Bootstrapping to a life-changing exit
From leaving a job as an investment banker to being acquired by Investing.com in under six years
Andy Pai is the CEO and co-founder of Finbox, a financial data platform that covers over 100,000 stocks on 130+ exchanges around the world. Andy co-founded Finbox in 2015 and bootstrapped it all the way to an exit to Investing.com, a leader in financial data and a Top 200 website globally.
In this episode, he takes us behind the scenes of the entire journey—from leaving his job as an investment banker and moving to San Francisco without a concrete plan to winning an equity-free grant from YC, and eventually getting acquired by Investing.com.
Moving to San Francisco
One of the most common questions that founders get asked by investors is what motivates them to pursue a particular venture. Indeed, being passionate about the problem you are solving can help you bring your vision to life. On the other hand, some people are just passionate about the challenges of building startups. I know Andy personally, and he is one of those people.
At the end of 2014, Andy decided to leave his well-paid job as an investment banker in Chicago to move to San Francisco without any actual plan. He recalls, “I knew I wanted to get into tech but I had no idea what I was going to do. I just felt like I needed to be in San Francisco.”
Upon relocating, Andy rented a house with three of his friends and started working on different startup ideas, not knowing which industry they would pursue. The idea for Finbox came after realizing that they couldn't find an affordable alternative to the investment tools they used in their job as investment bankers.
Starting small and iterating
Finbox is a complex web app that licenses data directly from S&P Global Market Intelligence and covers over 100,000 stocks on 130+ exchanges around the world. Building a whole suite of financial tools like that is not a walk in the park. There is nothing worse than spending months building something, only to realize that no one needs that solution.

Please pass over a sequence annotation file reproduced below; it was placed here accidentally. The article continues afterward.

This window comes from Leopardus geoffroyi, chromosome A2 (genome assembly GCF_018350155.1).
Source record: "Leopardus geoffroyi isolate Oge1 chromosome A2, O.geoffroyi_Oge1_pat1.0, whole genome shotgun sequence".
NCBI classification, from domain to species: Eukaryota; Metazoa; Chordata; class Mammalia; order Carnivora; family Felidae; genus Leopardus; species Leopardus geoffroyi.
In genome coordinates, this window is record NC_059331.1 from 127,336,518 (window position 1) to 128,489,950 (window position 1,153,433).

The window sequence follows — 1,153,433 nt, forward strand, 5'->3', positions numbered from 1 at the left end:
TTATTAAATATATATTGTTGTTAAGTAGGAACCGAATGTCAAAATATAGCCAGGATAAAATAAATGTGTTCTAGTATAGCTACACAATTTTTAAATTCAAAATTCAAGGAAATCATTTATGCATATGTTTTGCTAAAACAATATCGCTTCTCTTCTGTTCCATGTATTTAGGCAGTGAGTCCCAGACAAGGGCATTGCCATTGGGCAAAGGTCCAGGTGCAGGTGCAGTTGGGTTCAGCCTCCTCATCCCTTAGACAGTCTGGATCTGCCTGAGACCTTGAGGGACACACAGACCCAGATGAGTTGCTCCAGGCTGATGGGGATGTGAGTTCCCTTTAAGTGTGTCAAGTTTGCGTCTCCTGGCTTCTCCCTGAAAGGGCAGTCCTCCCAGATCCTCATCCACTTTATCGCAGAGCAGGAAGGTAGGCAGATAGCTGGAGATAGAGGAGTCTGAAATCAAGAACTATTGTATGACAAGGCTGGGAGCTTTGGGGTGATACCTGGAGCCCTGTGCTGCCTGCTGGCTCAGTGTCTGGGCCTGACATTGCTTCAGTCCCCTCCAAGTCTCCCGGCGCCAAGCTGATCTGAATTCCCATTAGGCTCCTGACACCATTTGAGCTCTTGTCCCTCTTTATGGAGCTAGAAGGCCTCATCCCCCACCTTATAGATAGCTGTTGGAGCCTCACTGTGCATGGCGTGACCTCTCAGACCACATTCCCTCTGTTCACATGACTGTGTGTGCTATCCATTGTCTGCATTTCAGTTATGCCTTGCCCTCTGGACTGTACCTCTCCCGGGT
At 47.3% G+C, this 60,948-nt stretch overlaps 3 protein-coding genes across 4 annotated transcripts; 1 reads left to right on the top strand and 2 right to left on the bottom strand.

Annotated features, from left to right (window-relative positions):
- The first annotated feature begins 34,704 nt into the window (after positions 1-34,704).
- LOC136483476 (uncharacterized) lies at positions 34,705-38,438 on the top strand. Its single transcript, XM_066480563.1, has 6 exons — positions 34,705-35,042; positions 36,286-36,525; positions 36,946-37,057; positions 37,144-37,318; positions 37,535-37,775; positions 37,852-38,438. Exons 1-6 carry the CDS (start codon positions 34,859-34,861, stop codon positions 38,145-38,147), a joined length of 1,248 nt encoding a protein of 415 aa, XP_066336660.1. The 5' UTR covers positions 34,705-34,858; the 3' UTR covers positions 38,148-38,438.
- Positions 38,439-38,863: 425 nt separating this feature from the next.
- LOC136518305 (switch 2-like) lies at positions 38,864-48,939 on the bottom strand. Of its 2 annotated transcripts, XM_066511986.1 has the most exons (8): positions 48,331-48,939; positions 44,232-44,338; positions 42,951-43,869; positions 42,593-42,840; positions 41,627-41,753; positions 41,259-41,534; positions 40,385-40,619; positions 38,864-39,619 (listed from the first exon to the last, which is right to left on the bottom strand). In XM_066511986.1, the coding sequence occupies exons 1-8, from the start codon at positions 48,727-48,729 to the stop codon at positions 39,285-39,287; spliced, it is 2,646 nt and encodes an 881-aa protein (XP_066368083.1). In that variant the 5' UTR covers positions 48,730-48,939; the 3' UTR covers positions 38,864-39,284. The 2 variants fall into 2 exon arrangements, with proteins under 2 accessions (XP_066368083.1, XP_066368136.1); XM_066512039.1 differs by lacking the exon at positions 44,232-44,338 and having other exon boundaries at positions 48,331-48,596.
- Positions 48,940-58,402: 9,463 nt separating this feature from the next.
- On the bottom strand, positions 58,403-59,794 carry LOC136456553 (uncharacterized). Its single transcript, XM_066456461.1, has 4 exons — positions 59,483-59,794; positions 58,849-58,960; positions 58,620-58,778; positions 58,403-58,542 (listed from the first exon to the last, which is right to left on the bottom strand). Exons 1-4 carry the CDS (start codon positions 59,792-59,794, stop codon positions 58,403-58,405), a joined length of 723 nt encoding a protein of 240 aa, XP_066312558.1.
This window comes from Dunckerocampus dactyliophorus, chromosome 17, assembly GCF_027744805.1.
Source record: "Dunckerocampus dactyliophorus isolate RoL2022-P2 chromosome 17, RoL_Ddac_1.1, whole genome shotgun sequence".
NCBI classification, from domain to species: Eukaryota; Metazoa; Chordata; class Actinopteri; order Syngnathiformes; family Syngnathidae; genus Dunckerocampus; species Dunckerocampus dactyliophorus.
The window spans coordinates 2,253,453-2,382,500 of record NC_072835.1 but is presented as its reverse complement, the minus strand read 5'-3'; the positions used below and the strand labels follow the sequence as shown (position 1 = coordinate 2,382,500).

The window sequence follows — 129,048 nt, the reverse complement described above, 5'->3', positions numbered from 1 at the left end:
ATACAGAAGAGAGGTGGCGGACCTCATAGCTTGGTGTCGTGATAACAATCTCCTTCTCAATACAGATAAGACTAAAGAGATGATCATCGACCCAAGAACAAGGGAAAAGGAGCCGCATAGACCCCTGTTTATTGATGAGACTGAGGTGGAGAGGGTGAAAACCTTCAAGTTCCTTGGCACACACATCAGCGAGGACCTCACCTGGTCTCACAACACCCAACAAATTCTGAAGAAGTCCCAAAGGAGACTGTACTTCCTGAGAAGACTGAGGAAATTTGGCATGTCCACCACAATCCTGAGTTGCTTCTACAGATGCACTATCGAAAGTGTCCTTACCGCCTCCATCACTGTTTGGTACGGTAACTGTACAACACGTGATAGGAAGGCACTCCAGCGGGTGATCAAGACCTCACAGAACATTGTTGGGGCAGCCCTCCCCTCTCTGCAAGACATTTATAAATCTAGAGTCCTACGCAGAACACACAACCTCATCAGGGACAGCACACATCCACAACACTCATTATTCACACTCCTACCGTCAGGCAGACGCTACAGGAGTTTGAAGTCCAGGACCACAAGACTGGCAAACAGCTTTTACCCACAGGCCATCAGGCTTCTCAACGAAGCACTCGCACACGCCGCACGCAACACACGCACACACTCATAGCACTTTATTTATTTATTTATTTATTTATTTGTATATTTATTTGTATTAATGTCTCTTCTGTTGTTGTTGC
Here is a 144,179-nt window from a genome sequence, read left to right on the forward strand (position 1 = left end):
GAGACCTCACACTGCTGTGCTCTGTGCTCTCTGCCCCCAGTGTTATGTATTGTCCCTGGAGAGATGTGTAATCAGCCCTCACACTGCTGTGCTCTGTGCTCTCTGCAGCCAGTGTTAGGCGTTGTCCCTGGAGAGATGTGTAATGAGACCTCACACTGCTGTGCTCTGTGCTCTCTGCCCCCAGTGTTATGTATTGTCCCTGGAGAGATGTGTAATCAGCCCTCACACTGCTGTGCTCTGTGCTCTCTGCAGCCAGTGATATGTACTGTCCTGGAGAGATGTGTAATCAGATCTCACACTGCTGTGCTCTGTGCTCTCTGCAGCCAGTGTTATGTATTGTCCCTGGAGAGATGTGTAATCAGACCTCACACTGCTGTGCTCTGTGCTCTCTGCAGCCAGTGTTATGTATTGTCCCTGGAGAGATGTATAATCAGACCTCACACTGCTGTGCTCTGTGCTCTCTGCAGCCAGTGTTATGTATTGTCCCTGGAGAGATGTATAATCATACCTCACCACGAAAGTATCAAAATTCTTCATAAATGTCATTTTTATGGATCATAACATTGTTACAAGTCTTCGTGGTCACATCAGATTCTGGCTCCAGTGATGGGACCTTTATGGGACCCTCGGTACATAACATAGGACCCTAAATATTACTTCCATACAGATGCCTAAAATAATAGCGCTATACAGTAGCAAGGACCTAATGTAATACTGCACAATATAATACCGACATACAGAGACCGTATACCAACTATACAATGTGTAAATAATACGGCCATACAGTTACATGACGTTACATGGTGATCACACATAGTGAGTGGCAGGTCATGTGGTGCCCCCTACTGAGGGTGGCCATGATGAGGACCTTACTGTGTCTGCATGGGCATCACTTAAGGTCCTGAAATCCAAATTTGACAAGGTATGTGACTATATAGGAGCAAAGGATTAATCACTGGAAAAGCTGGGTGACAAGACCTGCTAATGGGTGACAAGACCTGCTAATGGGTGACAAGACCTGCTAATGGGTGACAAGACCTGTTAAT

To avoid that and validate the need for a solution like Finbox, Andy and his co-founder decided to build interactive valuation models from scratch and put them on a website for anyone to use. Users could adjust growth rates and other inputs and observe the changes to a company's valuation in real time. People loved the interactive financial models so much that Finbox even earned an organic article on Barron's (they didn't pay or pitch any journalists for this).
After recruiting dozens of early adopters and conducting user interviews, it became clear that people needed Finbox. Andy explains, "The first interviews are all over the place. Users are not very good at articulating the problem, and you're not very good at asking them how to explain it. But by the 15th, you can almost predict the next word that's going to come out of their mouth. That is the difference between Finbox and everything else we built. From day one, we knew what problem we had to solve, and we validated our solution with users.”
Work on your business, not in it
There is an old saying that entrepreneurs should work on the business, not in it. This means investing time and energy into thinking about your business from a strategic point of view, instead of being buried by day-to-day tasks. At Finbox, there was a time when the founders were so involved in day-to-day operations that they couldn't focus on the important tasks that would take the company to the next level.
Andy explains, "We were profitable. We had growth, but it wasn't skyrocketing. We had problem-solution fit, but we didn't necessarily have market fit yet. We didn't quite understand how the market wanted to purchase our product. What was really helpful was taking some time away from the business. We then spent a year completely re-engineering the product and partnering with higher-quality data providers. Once we relaunched, there was a night and day difference in the way our growth curve looked.”
This is a testament to the importance of being strategic. If you are too busy working in the business, you might not have enough time to think carefully about how to take it forward.
You don’t need to solve every problem
The most effective way for a founder to have more time to focus on the company's strategy is to hire the right people and delegate day-to-day tasks. For some founders, this can be challenging, especially if they prefer building things over managing them. However, with few exceptions, it is impossible to scale a company if the founders are responsible for everything.
As Andy puts it, "My co-founder and I love solving problems, and we will never back down from a challenge. However, there's a limit to when that's no longer helpful. It's great for getting you off the ground, and you're willing to solve every problem, but at a certain point, there are just people who can do things better than you.”